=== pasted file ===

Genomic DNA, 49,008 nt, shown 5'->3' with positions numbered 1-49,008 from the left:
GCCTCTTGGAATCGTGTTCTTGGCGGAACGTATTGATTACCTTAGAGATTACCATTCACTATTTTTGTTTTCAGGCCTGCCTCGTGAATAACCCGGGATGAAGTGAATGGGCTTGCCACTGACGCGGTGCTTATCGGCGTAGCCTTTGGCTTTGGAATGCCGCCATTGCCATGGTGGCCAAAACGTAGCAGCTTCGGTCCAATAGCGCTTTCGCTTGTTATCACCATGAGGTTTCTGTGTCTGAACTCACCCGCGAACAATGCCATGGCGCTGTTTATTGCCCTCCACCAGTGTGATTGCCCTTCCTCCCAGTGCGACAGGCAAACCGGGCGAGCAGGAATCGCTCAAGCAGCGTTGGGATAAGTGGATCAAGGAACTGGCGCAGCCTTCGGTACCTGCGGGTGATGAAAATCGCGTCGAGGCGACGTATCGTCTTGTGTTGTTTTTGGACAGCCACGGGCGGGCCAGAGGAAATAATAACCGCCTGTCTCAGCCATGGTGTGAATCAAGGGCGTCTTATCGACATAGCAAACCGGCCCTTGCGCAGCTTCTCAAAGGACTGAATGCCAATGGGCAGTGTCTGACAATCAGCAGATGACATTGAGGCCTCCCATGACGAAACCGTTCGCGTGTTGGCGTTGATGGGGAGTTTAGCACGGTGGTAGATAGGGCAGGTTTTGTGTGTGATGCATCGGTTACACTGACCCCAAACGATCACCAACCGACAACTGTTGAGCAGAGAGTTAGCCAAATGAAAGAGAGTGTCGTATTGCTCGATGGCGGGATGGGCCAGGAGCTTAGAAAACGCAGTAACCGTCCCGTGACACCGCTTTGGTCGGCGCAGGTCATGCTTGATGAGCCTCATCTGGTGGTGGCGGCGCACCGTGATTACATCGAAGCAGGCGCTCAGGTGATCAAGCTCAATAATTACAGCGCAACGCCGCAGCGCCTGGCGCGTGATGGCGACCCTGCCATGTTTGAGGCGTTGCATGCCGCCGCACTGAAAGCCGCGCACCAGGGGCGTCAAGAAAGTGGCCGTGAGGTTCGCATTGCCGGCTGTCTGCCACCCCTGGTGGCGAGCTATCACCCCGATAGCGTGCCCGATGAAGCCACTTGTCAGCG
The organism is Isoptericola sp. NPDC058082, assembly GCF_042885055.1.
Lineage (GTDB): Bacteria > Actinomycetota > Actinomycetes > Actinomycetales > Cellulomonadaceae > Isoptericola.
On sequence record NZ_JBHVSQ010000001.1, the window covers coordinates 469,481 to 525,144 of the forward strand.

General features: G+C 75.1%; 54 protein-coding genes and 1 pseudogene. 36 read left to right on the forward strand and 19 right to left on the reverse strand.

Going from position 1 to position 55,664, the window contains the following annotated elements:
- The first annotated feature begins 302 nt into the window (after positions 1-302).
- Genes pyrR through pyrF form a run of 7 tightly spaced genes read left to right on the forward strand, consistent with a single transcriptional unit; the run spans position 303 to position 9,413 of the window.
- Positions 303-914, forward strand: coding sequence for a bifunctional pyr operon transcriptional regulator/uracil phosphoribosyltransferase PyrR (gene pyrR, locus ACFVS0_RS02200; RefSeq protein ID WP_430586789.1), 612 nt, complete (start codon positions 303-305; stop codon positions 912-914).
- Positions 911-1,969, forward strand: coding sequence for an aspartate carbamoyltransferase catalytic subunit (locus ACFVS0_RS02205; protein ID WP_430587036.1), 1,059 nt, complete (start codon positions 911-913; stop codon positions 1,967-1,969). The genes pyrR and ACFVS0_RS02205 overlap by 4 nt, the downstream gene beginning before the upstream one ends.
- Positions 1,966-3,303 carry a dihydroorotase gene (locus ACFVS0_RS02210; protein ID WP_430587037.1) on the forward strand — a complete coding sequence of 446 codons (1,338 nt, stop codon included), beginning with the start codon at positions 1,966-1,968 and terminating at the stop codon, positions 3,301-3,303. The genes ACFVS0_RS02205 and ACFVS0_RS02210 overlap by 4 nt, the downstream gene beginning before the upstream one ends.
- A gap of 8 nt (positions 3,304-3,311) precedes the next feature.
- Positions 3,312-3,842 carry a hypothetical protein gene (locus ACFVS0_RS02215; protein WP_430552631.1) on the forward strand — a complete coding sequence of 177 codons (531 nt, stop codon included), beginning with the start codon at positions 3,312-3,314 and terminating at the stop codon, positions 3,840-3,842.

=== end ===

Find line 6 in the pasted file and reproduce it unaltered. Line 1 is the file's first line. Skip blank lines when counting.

General features: G+C 75.1%; 54 protein-coding genes and 1 pseudogene. 36 read left to right on the forward strand and 19 right to left on the reverse strand.